Slow network performance can be frustrating and hinder productivity, hence why being able to increase Network performance can have a significant impact on your overall experience.
Online gaming, movie streaming, file sharing, and seamless web browsing require an efficient and dependable network connection.
Buffering issues, slow download and upload rates, and frequent disconnections can all be caused by a slow network. It is essential to pinpoint the root causes of these issues and put workable remedies in place to enhance the efficiency of your network.
What is network performance optimization?
Network performance optimization refers to the practice of improving network efficiency and reliability.
To improve network performance, it is necessary to use strategies including updating network drivers, optimizing network settings, implementing QoS, removing bandwidth-hungry programs, and using network optimization tools.
What causes network performance issues?
Various factors can cause network performance issues. Here are some of the most common:
- Outdated or incompatible network drivers
- Incorrect network settings
- Apps hogging bandwidth
- Network congestion
- Wi-Fi signal limitations
- Bandwidth limitations from your ISP
- Suboptimal DNS settings
- Interference from other electronic devices
There are several methods and optimizations you may use to improve network performance. Let’s examine these methods.
1. Update the network drivers
For optimum performance, it’s essential to keep your network drivers updated. Slow speeds might be caused by outdated or unsuitable drivers, which can impede network performance.
To download the most recent network adapter drivers, visit the manufacturer’s website or utilize Windows Update.
Note: The steps presented below are general and will not be precisely the same on your OS.
1.1. Use Windows Update
- Click the Start button, and type Windows Update.
- Open the Windows Update app, and click Check for Updates.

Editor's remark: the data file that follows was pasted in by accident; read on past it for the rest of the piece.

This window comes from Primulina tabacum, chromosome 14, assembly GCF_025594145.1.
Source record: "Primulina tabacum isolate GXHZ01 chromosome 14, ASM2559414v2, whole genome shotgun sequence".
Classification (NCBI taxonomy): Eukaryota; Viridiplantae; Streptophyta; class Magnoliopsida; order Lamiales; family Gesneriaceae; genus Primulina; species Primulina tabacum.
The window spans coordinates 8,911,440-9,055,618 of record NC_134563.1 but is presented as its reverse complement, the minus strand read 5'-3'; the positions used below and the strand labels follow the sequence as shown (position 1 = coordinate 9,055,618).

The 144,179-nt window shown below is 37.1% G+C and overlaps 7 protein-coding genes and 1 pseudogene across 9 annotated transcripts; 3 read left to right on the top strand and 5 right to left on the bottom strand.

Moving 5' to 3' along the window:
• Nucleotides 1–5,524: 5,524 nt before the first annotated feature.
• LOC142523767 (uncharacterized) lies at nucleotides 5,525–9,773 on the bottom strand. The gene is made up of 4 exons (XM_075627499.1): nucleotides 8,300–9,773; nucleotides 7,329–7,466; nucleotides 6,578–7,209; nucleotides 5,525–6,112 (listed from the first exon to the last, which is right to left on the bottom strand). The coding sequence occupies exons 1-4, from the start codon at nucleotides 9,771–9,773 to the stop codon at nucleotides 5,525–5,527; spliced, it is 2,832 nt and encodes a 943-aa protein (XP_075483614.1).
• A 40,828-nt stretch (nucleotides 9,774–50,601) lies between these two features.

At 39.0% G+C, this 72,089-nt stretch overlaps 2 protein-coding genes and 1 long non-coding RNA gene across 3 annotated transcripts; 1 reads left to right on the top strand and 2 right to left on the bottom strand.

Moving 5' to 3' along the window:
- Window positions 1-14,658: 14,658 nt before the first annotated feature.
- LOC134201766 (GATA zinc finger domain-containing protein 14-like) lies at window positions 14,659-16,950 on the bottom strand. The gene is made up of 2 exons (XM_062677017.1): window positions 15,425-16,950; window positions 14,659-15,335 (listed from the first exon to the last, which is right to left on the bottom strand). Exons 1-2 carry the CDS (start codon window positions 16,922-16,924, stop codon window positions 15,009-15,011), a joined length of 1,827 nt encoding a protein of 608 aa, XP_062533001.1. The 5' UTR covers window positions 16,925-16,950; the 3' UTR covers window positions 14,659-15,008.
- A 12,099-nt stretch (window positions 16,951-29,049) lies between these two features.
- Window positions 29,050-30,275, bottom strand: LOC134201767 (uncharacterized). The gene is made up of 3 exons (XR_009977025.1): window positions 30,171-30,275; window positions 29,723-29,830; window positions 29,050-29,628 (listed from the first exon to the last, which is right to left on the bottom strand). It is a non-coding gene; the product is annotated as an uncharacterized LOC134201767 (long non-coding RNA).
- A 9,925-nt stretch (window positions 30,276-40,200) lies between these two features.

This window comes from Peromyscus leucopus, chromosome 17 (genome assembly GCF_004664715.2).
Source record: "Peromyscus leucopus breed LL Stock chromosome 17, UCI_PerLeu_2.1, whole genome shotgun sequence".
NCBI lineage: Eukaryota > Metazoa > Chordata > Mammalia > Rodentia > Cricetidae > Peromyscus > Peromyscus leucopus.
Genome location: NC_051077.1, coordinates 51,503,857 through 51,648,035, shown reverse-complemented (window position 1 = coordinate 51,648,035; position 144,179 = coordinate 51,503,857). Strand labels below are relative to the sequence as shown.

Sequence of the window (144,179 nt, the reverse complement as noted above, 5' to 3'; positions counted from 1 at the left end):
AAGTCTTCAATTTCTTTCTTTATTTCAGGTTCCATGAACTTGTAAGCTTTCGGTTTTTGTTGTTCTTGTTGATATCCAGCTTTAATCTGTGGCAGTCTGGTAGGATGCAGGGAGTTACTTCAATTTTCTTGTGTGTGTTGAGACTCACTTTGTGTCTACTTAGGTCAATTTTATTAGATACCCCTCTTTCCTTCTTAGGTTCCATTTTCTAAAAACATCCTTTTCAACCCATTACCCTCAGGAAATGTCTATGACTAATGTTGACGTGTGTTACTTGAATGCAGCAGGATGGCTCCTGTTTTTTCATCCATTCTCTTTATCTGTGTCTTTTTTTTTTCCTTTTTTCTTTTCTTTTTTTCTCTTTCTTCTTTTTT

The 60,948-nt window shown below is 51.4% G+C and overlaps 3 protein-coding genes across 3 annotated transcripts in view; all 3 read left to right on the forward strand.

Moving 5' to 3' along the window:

- Install any updates and restart your PC if needed.
- After installing any Windows OS updates, follow the next method.
1.2. Use the Device Manager
- Press the Win + X keys on your keyboard.
- Choose Device Manager from the list that appears.
- Navigate to the Network adapter section inside the Device Manager.
- Check for updated drivers, and install any if available.
2. Activate Flow Control on your router/modem
When discussing network cards, the term flow control refers to a feature that aids in managing and regulating the flow of data packets in a network.
This acts as a mechanism for preventing packet loss and congestion by regulating the rate at which data is sent between devices.
The Flow Control feature usually is available in network switches, routers, and network interface cards (NICs).
Here is how you can reach these settings:
- Find the make and model of your network card or switch/router by checking the device.
- Launch the web browser on a computer linked to the same network as the network card or router.
- Type your router’s IP address (found on the device or in the documentation), and press Enter to open the configuration interface.
- Enter the username and password (if you haven’t changed the default settings, then the information can be found in the documentation).
- Navigate to the network settings or advanced settings section.
- Look for the Flow Control option, which also might be labeled as IEEE 802.3x or Pause Frames.
- Enable the option, and configure it according to your network requirements
- Save the changes and exit the config page.
Note: Depending on your specific device, the actual process may differ from these general principles. For comprehensive instructions specific to your equipment model, refer to the manual or manufacturer’s website for your switch/router or network card.
3. Use Quality of Service (QoS)
By using quality of service, you can prioritize some network traffic over others.
You may ensure that essential operations like video conferencing or online gaming run smoothly by assigning bandwidth depending on particular apps or services.
3.1. Windows XP
- Click Start and choose Control Panel, then double-click Network Connections.
- Right-click the network connection you want to modify and choose Properties.
- Click the QoS tab, and check the Enable QoS box on this interface.
- Configure the QoS to suit your network’s requirements.
3.2. Windows Vista and Windows 7
- Click Start and open the Control Panel.
- Choose the Network and Sharing Center option.
- Click the Change adapter settings option found on the left-hand side.
- Right-click the network you want to edit, and choose Properties.
- Choose the Networking tab, and click on the QoS Packet Scheduler checkbox to enable it.
- Configure the QoS according to your needs.
3.3. Windows 10 and Windows 11
- Right-click the Start button and choose Settings.
- Open Network & Internet, and click Ethernet or Wi-Fi, depending on your connection.
- Scroll down and choose Change adapter options or Advanced Network Settings.
- Toggle the drop-down menu for the network connection you want to modify and choose Edit next to the More Adapter options section.
- Enable the option by checking the box next to QoS Packet Scheduler.
- Configure your network according to your desires.
4. Reduce the number of bandwidth-hogging apps
Some applications use an excessive amount of network bandwidth, which causes slower connection speeds for other tasks.